The technology behind how drones fly
As one of the leading commercial drone survey providers in Scotland, we operate a fleet of drone inspection vehicles ranging from aerial drones designed to cover large areas (ideal for agriculture, wind turbines and building inspection), specialist drones that can operate in confined spaces and indoor environments (such as internal pipelines, dangerous, high risk access locations) and underwater ROV (perfect for ship hull inspection, underwater pipeline inspection etc).
With our aerial drones, they form a large part of our service and whether through aerial outdoor drone surveys or indoor drone inspection work, we rely on them heavily. But when it comes to aerial drones, how do they fly?
Our aerial drones are what are known as VTOL – Vertical Take-off and Landing. This means that they have the ability to take off, fly, hover and land in a vertical position. We can use the flat bed of our Ford Ranger transport vehicle or a designated landing pad on site which acts as the return to home point for these drones.
Our drones use either GNSS – Global Navigation Satellite Systems which is very similar to GPS and GLONASS which can operate in both non-satellite and satellite flight modes. This allows us to operate our drones with enhanced connection making them safer to operate. Vital when conducting aerial flights of flare stack, under oil platforms and through thick concrete in confined spaces.
The GNSS technology allows our drones to operate a ‘Return to Home’ function meaning that should the drone loose connection to the drone pilot or the satellites, it can safely follow a path and return to the landing point.
The propellers found fitted to commercial drones are what is known as fixed-pitch propellers.
The physics behind them is simple. The propeller blades spin through a motor which causes wind to be blown in a downward motion – causing lift. When the propellers spin at a fast enough RPM, it creates enough lift for the drone to take off and gain altitude. In the exact same way, when the propellers spin at a lower RPM, it causes the drone to loose altitude.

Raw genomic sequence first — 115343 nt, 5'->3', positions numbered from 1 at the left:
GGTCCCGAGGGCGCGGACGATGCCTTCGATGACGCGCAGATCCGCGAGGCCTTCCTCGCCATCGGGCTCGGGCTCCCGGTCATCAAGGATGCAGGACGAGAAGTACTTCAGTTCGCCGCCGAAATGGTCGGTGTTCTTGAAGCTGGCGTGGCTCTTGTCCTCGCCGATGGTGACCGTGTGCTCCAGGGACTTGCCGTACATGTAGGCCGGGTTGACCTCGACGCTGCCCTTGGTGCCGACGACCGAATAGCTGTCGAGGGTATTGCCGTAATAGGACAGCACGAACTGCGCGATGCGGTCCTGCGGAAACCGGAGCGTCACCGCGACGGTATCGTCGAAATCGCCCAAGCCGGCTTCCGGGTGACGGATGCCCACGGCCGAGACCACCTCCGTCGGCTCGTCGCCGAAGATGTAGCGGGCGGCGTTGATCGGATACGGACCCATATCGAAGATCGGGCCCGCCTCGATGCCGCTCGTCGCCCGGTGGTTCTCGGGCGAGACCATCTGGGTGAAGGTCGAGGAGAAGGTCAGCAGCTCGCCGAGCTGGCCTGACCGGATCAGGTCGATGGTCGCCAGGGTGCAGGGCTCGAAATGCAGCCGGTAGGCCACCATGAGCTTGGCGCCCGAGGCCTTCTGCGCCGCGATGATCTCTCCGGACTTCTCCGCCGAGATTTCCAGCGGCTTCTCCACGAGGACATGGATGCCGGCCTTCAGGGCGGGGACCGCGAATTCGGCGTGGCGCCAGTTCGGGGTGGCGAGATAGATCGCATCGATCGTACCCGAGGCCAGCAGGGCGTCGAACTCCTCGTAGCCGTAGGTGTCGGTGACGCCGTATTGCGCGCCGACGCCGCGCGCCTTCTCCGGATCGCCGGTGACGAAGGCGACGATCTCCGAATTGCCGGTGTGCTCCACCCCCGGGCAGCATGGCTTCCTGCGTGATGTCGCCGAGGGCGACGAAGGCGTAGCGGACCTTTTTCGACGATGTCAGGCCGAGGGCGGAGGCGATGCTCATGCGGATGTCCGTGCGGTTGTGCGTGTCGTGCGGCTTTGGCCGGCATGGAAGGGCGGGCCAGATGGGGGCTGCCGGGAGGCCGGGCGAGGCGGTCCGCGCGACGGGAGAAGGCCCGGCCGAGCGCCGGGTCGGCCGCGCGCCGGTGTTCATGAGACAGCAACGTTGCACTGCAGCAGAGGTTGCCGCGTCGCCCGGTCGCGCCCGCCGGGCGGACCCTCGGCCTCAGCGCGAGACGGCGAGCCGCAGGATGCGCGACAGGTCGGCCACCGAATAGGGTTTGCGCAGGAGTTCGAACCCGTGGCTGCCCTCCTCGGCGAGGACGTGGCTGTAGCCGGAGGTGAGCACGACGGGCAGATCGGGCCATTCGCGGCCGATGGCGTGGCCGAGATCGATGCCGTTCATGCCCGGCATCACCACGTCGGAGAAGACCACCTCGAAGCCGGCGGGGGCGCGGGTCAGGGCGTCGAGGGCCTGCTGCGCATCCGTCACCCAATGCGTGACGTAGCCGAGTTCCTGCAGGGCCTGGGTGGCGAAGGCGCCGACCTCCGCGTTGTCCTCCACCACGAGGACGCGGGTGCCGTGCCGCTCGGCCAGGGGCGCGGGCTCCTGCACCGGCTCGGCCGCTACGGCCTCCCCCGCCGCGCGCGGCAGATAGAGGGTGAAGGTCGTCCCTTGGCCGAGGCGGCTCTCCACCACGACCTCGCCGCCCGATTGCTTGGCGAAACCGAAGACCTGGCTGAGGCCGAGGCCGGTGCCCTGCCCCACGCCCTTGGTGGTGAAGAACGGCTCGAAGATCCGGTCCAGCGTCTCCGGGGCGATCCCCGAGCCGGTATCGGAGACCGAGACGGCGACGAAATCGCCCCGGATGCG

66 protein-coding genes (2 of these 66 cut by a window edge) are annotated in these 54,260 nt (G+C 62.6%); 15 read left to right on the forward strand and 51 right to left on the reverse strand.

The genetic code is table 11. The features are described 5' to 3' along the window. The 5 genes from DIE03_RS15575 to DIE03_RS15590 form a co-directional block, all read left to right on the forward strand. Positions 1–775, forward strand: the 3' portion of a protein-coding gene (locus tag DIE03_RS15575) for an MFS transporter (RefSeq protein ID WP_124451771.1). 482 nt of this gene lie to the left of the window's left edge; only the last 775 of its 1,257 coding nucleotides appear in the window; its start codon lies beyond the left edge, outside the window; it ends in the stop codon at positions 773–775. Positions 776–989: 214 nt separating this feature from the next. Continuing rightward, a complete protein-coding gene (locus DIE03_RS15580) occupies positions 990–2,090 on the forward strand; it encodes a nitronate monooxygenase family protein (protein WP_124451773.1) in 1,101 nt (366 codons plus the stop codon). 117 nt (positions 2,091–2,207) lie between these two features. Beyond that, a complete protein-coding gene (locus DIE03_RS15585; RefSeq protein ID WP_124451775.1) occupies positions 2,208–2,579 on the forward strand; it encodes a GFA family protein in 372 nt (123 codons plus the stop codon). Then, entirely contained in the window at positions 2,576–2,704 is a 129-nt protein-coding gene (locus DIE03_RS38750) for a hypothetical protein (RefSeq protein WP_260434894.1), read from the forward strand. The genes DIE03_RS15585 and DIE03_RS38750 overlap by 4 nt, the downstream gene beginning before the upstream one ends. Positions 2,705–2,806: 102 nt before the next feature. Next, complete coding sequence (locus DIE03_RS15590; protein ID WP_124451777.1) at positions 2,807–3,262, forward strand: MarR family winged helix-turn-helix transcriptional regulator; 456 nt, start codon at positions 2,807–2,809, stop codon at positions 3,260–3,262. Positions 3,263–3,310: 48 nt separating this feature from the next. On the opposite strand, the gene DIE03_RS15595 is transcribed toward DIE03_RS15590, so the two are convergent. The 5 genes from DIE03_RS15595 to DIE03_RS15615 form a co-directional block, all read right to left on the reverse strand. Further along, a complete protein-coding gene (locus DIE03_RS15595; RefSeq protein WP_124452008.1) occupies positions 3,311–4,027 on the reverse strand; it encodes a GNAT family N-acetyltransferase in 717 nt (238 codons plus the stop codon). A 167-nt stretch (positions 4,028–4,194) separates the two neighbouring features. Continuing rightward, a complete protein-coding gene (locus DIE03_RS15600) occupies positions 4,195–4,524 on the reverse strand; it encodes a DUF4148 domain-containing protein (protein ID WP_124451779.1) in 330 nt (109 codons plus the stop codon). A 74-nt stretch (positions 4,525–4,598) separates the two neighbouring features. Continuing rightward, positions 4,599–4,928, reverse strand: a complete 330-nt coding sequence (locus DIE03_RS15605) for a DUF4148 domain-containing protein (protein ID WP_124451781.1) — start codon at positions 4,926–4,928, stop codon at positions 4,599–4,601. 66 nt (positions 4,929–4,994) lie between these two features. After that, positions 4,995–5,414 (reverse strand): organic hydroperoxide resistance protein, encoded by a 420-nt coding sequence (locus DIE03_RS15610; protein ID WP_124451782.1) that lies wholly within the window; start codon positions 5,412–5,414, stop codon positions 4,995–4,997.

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At Balmore, our team of fully qualified drone pilots can provide visual indoor, outdoor and underwater drone surveys with HD video, thermal imaging and photography media. The significant cost and time savings of drone surveys means that they are a genuine alternative to conventional inspection methods and are fast becoming the number 1 method of conducting regular visual inspections on key assets , utilities and infrastructure.
To meet the growing demand for drone surveys, we are constantly expanding our fleet of aerial drones to meet our customers needs and offer the very best in drone services across Scotland and the North of England. If you would like to know more about our drones and the benefits that they can bring to your business, please contact our Glasgow head office today. We are happy to supply relevant case studies upon request and can arrange a demonstration of our drones capabilities in your business sector.